Thereâ€™s an awful lot to consider, but letâ€™s zero in on a few important, often neglected points.
Know whatâ€™s coveredFor starters, some employers still do not realize that substances covered in these standards are not limited to liquids, flammables, carcinogens, corrosives â€” the obvious choices. Does your program address germane fibers, dusts, colloids and pastes, pellets (e.g., melted plastics), and so on? How about compressed gas, grinding wheels, welding rods, tars, abrasive blasting materials (especially silica and beryllium), treated wood ingredients (especially formaldehyde and arsenic), and metals and coatings exposed to welding/burning heat (fumes being a major concern)?
You may have a few exempt substances, but the most efficient plan of attack is to assume everything is covered. This includes consumer products, if they are used in greater quantities, or in a different way, than used by consumers.
Are items labeled?You probably receive all relevant materials with proper labels. I urge you to orient 55-gallon drums with the label clearly visible. Too commonly, the label faces â€œawayâ€ and is on a drum that is so positioned, and so heavy, that the label cannot be reasonably accessed.
Generally, problems begin when you transfer to a secondary container, which must be marked with the identity of the substance and an appropriate hazard warning. â€œCautionâ€ is not an appropriate hazard warning. â€œFLAMMABLE,â€ â€œCOMBUSTIBLE,â€ â€œCORROSIVE,â€ â€œLUNG CARCINOGENâ€ and â€œSKIN IRRITANTâ€ are examples of terms that could fulfill the requirement, or at least comprise a portion of the warning.
Also remember to label all tanks, cylinders, vats and other permanent containers. This is an area that often seems to go neglected, particularly with plating tanks.
And one other note: geometric shapes, with number or symbol systems, do not automatically suffice as acceptable labels. They make the grade if supplemented by unambiguous wording.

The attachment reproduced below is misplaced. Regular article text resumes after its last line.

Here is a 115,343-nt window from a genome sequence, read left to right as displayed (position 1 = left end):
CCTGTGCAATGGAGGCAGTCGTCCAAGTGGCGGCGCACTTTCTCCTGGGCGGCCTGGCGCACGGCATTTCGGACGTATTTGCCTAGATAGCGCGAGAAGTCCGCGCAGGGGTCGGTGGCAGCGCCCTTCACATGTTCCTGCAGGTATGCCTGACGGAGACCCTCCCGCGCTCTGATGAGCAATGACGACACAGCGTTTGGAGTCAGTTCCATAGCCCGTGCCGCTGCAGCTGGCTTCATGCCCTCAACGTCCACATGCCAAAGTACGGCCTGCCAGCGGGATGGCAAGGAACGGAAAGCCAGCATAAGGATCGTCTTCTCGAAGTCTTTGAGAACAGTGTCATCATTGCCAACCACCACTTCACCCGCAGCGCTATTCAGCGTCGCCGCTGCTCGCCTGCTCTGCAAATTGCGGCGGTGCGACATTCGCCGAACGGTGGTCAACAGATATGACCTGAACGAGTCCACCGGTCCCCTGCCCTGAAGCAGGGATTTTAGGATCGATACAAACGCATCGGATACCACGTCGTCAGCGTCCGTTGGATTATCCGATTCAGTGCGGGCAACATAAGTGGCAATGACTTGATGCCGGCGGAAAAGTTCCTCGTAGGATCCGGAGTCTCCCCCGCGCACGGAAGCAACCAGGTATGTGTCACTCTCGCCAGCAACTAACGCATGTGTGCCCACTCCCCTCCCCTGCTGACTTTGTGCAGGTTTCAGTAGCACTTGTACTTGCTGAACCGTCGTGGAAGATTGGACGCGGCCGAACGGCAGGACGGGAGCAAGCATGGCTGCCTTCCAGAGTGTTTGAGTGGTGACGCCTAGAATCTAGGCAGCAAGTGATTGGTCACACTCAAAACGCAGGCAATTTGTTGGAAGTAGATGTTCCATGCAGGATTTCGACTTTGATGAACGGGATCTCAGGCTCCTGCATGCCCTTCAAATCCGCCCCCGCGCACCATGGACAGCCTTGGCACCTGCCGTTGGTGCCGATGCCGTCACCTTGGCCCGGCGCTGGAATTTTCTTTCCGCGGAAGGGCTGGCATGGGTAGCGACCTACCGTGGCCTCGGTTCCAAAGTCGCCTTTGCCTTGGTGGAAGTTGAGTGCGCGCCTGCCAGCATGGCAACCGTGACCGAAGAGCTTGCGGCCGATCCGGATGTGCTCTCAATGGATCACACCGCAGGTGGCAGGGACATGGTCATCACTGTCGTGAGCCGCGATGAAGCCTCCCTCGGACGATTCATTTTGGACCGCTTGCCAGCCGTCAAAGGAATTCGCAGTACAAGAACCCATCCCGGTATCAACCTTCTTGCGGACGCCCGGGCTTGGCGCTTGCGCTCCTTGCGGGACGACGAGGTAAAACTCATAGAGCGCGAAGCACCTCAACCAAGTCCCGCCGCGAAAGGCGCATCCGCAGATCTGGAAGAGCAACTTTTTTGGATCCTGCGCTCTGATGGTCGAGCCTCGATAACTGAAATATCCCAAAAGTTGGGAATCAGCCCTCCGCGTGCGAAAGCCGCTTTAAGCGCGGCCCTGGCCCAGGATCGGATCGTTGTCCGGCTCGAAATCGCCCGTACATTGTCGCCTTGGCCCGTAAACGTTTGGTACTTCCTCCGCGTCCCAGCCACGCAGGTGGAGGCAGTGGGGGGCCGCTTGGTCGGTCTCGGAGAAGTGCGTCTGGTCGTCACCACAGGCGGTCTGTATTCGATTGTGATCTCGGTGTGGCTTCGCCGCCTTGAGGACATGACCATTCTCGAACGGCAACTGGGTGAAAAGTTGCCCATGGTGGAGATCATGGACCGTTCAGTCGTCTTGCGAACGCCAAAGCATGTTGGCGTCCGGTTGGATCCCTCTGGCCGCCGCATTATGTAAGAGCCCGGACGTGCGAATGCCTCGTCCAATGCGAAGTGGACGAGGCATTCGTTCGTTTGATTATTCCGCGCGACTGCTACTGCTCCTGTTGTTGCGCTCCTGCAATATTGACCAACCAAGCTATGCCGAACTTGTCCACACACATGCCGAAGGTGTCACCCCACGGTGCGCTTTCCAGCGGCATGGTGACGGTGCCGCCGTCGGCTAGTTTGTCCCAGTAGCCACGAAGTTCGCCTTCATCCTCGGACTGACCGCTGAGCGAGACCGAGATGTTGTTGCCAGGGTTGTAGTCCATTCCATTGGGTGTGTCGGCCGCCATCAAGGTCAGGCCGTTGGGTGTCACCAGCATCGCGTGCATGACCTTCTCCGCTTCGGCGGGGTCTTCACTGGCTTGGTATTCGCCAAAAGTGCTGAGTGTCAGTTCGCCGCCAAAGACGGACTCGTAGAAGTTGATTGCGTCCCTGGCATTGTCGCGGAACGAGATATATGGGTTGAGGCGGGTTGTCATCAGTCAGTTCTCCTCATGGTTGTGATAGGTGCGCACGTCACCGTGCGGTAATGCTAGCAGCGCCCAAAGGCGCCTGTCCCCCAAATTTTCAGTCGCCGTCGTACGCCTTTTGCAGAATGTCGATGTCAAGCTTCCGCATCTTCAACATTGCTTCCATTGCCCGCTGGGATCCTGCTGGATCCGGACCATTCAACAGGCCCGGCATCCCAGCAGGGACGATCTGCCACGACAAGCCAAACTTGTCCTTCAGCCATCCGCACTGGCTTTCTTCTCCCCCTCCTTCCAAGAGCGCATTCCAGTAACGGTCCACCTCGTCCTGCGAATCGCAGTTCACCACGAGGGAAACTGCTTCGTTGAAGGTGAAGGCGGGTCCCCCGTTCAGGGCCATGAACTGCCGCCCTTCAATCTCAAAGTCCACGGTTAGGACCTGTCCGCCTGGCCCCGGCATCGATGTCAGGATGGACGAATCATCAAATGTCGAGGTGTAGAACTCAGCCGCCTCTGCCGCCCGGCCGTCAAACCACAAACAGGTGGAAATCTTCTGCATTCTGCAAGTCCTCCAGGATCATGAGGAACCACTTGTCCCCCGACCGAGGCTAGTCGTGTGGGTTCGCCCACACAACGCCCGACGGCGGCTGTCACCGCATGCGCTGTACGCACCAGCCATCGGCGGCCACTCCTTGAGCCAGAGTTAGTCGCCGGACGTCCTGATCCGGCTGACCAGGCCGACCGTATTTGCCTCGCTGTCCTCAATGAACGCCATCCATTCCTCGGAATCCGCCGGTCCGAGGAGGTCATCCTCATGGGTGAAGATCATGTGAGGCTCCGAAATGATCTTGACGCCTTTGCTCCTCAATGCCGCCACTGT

Have MSDSs in orderYou have all of the necessary material safety data sheets (MSDSs) â€” or do you? If a vendor offers to leave you a free trial sample, forget it unless itâ€™s accompanied by an MSDS and properly labeled. Besides the book(s) of MSDSs that may be in the safety office, purchasing office, maintenance room and other locations, keep an easy-to-access, loose set on hand so that the pertinent sheet can be tossed into an ambulance or brought to the hospital if needed.
As a former OSHA compliance officer, I have witnessed a company take about 20 minutes to locate an MSDS, after I read the identity from the label. These cases arise when brand names, chemical names and/or synonyms are used; the substance identity on the label must match the one on the MSDS. One easy fix for this is to place an unambiguous number on every label. That number would consistently be in a pre-set position, form, color, etc. Then, to locate an MSDS, just look by way of the number. That number must be â€œfindableâ€ in simple consecutive 1-2-3 order. Do you think thatâ€™s obvious? Well, I have read locator maps (for tourists) where lodgings, restaurants and attractions are in a list in numerical order, but the places are scattered in the map where consecutive numbers are nowhere near each other!
You might want to consider using some fancy purchase-order wording, specifically indicating that you will not take receipt of the substance without the inclusion of a label and MSDS complying with the standards. To add clarity to your concerns, list the standard designations. Thus, your communication to the manufacturer or distributor would rise above and beyond any fine-print generic language about meeting all laws, codes and the like.
Training: keep it simpleAs for training, you donâ€™t have to make every employee into a chemist. It is not essential that every potentially exposed employee understands the complete meaning of, say, specific gravity. Or, employees need not memorize the exact vapor density.
What is essential is that your training gets down to a practical and comprehensible level and detail. Employees should know how the chemical can enter the body (respire, eat/drink, through the skin), what adverse effects it can cause, with what is it not compatible, what personal protective equipment is needed, what should be done if there is a leak or release, can it â€” or its vapors or a dust concentration â€” explode, and what are warning signs (such as sound, smell, temperature) of danger.
Further, employees must understand who can authoritatively respond to questions about the substance, and how to access MSDSs at any time. Annual training is not an obligation, but is undoubtedly advisable. Additional training or retraining is called for when a chemical is used differently (perhaps at a significantly greater heat), when chemicals will be combined as they had not been previously, and upon employee transfer to where exposure to additional substances will become a concern. These are just some scenarios where training, other than initial, is important.